Training Exercises: Leg Yield Under Saddle

Training Needed: Disengage the Rear and Disengage the Front Well-trained horses use leg cues, face cues, and seat cues to anticipate what their rider wants them to do. A really well-trained horse and rider can perform with leg and seat cues alone. That is the fancy “bridleless” horse you see at exhibitions. Generally speaking, the… Read More Training Exercises: Leg Yield Under Saddle

Training Exercises: Neck Reining

Neck Reining is the use of Indirect rein pressure. Both reins are held in one hand (usually your left hand). When the reins are laid across the horse’s neck on the left side, he is supposed to turn to the right (as if the rein is pushing his head right). When laid across the neck… Read More Training Exercises: Neck Reining

Training Exercises: First Saddle Experience

A horse’s first saddle experience can be difficult or easy, depending on how much ground training he has and how solid he is when it comes to pressure situations. We do not introduce a saddle until a horse can lunge in hand properly and has had a lot of desensitizing. He should have no “untouchable”… Read More Training Exercises: First Saddle Experience

Training Exercises: The Verbal “Whoa!”

In my early days of horse training, I was less experienced and less sure of myself. My angst expressed itself with a great deal of work on safety exercises. Paramount among those were disengaging the horse’s rear early so that he never showed that part of his anatomy to me and teaching him to stop… Read More Training Exercises: The Verbal “Whoa!”

Training Exercises: Disengage Rear

Equipment Needed: Stiff Rope Halter with Nose Knots, a Training Stick (without the string), 14′ to 15′ Lead Rope Training Needed: De-Sensitizing is a necessary pre-requisite for this exercise A difference between pushing and driving. Pushing is a steady pressure that a horse can push back against. Driving is a rhythmic pressure that demands movement… Read More Training Exercises: Disengage Rear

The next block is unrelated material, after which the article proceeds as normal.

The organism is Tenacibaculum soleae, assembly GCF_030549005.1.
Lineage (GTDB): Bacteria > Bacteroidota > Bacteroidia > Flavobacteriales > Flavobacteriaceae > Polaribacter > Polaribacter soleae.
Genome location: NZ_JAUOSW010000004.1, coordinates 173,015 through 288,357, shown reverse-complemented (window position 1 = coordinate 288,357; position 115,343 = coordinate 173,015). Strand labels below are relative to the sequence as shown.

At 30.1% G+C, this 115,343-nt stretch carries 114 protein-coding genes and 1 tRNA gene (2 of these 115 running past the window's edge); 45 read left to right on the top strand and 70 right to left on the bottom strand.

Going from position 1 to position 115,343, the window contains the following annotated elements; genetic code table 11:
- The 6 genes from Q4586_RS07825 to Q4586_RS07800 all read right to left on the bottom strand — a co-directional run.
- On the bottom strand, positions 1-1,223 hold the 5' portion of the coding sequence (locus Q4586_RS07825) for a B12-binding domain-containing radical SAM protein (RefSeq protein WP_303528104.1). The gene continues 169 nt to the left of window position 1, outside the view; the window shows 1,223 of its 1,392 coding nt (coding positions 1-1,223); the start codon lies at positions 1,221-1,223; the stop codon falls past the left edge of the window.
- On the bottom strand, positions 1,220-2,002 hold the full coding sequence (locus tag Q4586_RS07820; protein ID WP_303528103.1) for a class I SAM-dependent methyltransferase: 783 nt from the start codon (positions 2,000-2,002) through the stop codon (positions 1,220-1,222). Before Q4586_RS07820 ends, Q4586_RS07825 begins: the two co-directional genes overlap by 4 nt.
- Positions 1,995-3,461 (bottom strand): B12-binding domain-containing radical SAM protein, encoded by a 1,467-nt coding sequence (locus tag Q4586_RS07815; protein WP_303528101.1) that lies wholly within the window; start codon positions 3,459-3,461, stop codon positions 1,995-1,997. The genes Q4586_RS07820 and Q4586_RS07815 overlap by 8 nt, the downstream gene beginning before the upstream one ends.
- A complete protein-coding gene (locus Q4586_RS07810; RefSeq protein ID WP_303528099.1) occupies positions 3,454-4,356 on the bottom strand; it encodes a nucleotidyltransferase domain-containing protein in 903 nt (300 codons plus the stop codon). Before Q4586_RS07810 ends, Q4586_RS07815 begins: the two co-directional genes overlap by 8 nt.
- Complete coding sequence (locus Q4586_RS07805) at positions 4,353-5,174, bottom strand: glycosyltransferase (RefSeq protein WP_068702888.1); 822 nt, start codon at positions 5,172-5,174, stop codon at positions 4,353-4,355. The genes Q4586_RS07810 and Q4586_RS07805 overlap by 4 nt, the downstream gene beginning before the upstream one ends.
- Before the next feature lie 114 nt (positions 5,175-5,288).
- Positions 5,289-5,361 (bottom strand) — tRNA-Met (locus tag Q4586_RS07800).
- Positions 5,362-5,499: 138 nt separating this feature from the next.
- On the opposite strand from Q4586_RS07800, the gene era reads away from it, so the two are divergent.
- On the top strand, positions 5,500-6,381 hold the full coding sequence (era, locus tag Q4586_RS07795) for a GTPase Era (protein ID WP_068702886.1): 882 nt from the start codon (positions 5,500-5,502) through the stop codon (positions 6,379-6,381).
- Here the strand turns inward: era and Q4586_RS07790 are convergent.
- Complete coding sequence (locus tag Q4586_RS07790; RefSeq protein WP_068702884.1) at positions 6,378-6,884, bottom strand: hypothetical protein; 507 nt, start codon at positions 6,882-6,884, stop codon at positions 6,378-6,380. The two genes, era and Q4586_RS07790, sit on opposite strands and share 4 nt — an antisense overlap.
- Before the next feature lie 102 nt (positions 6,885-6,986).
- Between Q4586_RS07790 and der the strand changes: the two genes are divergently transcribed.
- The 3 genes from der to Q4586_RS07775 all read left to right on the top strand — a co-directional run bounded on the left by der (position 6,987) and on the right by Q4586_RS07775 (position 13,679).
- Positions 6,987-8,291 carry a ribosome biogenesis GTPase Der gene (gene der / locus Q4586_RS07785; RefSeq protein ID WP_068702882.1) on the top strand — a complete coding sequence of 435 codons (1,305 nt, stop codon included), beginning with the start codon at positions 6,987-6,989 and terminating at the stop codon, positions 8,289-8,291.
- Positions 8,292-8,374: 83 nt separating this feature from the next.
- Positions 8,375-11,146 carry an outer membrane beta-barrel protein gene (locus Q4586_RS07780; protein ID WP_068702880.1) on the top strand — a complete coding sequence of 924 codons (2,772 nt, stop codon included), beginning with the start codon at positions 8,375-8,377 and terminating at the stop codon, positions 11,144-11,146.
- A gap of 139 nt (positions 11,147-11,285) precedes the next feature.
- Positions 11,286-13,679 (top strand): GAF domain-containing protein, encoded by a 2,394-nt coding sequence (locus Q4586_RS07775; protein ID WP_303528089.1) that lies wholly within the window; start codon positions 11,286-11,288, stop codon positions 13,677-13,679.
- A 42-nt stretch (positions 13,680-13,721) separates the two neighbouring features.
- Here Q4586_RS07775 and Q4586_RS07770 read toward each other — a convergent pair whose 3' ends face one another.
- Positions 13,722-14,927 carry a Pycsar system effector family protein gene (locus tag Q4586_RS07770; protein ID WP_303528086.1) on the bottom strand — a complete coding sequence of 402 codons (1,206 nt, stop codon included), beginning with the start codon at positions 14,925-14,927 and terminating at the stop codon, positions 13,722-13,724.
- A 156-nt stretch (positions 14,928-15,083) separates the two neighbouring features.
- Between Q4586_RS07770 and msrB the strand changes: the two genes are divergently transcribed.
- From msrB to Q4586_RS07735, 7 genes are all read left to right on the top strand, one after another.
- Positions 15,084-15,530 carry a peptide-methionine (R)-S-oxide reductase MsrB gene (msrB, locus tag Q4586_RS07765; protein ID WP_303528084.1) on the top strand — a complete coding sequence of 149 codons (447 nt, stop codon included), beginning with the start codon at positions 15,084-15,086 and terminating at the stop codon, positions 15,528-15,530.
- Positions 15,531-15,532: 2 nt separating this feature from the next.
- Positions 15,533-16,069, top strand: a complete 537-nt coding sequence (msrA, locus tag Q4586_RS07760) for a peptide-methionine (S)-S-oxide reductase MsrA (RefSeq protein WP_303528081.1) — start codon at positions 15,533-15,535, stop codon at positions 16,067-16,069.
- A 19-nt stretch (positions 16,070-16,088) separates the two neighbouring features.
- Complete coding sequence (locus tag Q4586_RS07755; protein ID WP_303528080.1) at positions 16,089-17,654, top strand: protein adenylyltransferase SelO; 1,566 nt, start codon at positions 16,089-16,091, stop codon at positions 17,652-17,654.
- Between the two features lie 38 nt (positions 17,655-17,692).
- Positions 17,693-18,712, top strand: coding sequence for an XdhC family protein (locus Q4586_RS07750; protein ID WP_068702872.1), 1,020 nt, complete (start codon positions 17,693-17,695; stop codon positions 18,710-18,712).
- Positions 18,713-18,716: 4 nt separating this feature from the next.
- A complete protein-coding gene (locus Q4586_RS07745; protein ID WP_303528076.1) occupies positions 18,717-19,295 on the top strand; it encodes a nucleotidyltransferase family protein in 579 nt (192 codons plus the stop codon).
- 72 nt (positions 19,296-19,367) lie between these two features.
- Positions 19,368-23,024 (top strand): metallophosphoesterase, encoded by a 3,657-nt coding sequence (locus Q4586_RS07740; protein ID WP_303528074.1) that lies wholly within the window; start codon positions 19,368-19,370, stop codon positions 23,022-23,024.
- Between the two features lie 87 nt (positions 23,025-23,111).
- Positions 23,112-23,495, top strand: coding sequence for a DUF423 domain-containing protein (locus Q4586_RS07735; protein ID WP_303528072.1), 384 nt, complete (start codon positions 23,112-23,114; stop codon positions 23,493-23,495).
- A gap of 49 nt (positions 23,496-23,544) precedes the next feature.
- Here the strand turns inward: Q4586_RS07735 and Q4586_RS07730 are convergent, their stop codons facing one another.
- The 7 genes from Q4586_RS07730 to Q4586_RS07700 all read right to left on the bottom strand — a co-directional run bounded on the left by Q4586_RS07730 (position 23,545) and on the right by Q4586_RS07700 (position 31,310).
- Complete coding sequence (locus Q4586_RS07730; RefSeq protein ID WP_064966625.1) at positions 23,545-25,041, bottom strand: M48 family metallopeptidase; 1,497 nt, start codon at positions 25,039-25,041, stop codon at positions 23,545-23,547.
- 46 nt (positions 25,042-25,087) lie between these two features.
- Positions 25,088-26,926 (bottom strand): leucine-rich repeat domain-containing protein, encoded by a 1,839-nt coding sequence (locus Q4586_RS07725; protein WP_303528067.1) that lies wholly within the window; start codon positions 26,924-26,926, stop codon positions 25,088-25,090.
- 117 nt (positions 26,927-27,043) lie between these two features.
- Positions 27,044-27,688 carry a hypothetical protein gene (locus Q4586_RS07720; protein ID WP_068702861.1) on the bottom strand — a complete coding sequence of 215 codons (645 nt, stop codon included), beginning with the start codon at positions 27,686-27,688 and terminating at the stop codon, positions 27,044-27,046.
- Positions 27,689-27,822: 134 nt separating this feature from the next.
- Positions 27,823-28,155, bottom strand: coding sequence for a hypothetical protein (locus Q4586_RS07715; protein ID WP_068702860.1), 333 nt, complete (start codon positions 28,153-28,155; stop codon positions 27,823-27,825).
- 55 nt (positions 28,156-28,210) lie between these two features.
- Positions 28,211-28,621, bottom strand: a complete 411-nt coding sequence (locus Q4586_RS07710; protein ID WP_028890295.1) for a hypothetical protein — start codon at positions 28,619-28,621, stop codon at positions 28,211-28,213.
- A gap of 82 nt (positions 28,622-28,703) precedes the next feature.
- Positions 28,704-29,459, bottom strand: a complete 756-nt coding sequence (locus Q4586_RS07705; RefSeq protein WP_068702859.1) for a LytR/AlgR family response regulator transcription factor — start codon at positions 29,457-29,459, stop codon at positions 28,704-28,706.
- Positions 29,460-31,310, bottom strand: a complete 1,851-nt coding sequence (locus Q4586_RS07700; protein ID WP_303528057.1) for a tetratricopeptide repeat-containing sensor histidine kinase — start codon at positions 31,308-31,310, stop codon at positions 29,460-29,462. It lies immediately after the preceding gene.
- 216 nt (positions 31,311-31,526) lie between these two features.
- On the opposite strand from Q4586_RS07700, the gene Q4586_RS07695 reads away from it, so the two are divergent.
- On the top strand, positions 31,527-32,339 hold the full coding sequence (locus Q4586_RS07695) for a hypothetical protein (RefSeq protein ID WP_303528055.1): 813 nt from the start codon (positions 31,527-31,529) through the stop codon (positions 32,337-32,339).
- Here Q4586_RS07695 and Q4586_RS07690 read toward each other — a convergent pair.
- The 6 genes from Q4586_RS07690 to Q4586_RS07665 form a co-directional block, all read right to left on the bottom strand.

Training Theory: Signal

Signal: When the reins are picked up but before the bit is actually working in the mouth Handling: After the signal. When the bit is actively engaged in the mouth A horse should be able to feel you pick up the reins before the bit does anything. The cue prepares him to act. (See also… Read More Training Theory: Signal

Training Theory: Patterning

Horses are creatures of habit. They quickly adopt patterns as a way of life. Example: If they move to a pasture in the daytime and come back to their paddock at night, they will move from one place to the other without guidance if the gate is open. A more dramatic example would be a… Read More Training Theory: Patterning

Training Theory: Introducing Maneuvers

Each time you introduce a new move, your horse is building on past maneuvers. That is one reason that it is advisable to follow the steps in the Horse Training Exercises in order. Each lesson builds on the previous lesson. You may not see the importance of any particular lesson at any particular time, but,… Read More Training Theory: Introducing Maneuvers

Training Theory: Anticipation

Anticipation can be a positive or a negative depending on what your horse is anticipating. If he anticipates a coming maneuver (such as the coming jump) when he feels the slightest signal from the reins, and he prepares for some yet-to-be-requested action by heightening his alertness, his anticipation is a good, measured response: Signal, Prepare… Read More Training Theory: Anticipation